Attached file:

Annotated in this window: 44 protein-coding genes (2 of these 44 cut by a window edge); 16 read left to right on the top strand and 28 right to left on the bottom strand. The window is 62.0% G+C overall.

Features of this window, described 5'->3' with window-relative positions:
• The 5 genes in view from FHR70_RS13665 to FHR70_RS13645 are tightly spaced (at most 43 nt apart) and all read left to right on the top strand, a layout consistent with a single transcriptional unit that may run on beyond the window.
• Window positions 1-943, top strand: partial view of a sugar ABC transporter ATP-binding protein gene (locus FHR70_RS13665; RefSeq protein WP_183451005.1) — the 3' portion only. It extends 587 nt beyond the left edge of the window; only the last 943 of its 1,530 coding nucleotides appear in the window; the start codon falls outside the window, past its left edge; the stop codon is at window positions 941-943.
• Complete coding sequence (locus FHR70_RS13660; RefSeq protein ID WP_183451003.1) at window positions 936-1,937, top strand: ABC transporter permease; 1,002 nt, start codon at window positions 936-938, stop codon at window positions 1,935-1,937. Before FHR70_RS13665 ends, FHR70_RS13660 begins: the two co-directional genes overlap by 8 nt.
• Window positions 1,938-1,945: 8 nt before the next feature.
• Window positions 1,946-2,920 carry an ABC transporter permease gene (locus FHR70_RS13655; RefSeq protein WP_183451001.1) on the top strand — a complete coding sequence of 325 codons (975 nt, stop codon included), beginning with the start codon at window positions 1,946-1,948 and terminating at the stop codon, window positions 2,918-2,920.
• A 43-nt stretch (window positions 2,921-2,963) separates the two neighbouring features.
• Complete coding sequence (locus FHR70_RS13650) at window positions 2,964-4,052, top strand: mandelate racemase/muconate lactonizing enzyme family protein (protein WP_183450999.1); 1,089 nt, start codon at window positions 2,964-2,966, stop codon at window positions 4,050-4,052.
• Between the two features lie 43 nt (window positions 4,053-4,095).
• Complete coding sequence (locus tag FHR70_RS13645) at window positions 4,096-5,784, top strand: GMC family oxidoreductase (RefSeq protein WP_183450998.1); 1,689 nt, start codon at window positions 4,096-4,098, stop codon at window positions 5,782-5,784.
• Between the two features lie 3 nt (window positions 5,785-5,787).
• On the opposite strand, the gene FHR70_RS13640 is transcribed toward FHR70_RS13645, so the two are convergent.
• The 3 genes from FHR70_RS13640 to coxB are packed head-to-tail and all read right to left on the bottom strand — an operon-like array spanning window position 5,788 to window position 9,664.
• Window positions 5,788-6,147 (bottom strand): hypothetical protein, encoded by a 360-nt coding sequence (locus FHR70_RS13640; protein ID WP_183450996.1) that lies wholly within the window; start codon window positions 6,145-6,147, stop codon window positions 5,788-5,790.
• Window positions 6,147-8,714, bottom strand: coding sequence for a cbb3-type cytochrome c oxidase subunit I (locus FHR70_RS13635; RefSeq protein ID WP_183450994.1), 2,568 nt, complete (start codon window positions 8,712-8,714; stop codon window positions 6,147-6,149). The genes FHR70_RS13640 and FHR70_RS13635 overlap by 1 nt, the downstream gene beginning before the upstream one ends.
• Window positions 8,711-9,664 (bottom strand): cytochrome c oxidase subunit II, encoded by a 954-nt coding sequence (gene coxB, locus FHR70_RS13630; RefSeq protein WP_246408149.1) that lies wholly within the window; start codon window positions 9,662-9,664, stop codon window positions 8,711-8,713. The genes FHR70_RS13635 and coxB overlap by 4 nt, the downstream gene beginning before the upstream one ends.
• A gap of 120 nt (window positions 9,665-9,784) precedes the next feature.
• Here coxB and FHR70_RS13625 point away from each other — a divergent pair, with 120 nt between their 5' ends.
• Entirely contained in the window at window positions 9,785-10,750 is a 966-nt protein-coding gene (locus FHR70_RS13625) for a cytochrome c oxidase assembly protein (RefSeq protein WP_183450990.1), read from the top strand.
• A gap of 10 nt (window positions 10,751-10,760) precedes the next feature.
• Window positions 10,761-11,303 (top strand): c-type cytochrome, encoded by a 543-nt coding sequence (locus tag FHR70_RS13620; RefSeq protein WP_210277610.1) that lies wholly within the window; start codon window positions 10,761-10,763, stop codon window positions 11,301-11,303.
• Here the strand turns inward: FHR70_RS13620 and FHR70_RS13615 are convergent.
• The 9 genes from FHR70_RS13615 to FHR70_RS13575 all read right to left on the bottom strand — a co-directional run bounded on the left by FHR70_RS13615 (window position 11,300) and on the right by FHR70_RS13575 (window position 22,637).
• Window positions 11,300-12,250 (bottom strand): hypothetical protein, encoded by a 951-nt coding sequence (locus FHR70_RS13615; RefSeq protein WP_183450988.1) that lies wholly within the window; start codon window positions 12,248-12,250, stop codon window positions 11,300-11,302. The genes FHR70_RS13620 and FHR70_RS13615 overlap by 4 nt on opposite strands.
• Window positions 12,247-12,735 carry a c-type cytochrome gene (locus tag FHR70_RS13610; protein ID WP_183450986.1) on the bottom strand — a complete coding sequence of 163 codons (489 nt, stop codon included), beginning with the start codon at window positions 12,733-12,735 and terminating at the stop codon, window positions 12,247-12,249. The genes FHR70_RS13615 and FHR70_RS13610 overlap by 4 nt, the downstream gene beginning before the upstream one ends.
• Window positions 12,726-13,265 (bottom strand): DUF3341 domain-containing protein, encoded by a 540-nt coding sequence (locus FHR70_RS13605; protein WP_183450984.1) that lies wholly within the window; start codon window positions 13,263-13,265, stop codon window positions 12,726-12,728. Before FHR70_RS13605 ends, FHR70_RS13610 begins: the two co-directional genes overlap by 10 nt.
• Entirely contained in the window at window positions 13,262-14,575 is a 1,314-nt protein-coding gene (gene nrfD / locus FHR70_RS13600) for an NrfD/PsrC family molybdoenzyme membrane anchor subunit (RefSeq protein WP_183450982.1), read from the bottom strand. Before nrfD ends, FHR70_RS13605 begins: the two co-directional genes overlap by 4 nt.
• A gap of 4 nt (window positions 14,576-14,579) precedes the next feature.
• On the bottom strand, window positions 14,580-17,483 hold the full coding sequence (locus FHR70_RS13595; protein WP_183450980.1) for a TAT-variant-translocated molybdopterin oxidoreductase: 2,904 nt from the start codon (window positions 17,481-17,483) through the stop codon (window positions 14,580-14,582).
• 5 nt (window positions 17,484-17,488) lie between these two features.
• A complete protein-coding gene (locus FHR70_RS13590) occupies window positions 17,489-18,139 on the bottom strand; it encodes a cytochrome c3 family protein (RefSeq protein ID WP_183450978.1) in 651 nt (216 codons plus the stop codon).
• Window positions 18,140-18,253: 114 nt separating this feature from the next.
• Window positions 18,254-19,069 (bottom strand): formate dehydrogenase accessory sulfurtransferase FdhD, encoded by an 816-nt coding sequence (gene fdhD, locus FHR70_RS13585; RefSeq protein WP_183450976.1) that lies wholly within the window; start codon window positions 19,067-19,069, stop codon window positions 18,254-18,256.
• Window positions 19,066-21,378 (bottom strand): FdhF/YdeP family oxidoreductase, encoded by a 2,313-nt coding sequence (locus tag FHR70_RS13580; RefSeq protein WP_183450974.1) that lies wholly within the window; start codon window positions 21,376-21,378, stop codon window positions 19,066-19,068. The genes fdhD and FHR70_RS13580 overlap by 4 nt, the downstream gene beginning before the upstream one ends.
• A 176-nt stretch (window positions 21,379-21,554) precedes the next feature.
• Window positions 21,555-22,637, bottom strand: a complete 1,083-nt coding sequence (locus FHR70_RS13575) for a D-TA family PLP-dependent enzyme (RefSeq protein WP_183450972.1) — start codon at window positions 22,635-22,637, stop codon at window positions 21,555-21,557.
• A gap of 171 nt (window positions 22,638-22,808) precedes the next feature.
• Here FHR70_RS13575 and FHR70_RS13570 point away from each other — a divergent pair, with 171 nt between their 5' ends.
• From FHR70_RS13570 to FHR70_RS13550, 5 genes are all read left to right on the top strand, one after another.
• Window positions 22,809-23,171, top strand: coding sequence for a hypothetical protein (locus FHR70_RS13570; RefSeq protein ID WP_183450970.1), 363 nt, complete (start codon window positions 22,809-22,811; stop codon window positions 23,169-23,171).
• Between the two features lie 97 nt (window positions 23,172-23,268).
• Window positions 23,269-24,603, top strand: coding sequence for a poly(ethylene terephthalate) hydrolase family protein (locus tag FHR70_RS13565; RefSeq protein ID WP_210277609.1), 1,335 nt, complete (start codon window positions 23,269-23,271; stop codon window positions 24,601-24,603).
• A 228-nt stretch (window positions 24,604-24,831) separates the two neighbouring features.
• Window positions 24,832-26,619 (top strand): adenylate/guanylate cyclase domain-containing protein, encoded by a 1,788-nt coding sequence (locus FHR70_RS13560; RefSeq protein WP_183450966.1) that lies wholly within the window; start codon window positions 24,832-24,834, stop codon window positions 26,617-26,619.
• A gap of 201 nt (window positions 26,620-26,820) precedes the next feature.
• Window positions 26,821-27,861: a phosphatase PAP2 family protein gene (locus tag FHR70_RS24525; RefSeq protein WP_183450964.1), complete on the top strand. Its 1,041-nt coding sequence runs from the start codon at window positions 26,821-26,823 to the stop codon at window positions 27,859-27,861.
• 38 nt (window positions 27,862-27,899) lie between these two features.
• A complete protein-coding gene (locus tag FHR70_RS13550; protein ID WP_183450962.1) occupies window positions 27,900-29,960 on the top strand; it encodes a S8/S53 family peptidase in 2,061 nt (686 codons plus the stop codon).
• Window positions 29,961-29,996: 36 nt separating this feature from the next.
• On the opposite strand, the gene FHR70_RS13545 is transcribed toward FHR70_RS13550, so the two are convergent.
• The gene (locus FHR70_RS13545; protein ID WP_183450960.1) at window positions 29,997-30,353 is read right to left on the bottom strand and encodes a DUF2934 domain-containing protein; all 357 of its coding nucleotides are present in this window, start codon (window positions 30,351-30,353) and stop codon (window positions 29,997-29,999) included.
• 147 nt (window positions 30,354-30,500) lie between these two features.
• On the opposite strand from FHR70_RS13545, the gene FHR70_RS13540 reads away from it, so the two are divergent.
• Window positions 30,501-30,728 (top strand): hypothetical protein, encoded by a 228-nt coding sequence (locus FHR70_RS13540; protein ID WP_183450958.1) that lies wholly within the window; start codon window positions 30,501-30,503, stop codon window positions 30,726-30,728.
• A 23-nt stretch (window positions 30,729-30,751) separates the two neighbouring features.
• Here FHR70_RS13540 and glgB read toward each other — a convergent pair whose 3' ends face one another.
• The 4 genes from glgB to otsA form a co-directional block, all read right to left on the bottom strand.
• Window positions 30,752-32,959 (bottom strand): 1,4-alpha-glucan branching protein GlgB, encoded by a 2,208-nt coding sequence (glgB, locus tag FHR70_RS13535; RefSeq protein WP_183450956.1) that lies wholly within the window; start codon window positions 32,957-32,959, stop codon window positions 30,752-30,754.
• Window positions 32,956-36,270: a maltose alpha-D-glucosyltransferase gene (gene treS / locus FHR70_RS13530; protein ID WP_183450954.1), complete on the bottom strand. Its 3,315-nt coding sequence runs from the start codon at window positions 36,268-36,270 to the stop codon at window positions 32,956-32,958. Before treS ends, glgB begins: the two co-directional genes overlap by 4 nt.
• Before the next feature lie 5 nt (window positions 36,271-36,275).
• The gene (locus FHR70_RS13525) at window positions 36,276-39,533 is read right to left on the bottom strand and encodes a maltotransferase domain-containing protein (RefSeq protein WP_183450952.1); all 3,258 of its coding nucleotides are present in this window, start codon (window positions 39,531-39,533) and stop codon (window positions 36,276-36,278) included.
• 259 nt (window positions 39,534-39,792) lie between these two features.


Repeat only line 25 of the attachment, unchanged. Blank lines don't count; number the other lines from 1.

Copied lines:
• Window positions 11,300-12,250 (bottom strand): hypothetical protein, encoded by a 951-nt coding sequence (locus FHR70_RS13615; RefSeq protein WP_183450988.1) that lies wholly within the window; start codon window positions 12,248-12,250, stop codon window positions 11,300-11,302. The genes FHR70_RS13620 and FHR70_RS13615 overlap by 4 nt on opposite strands.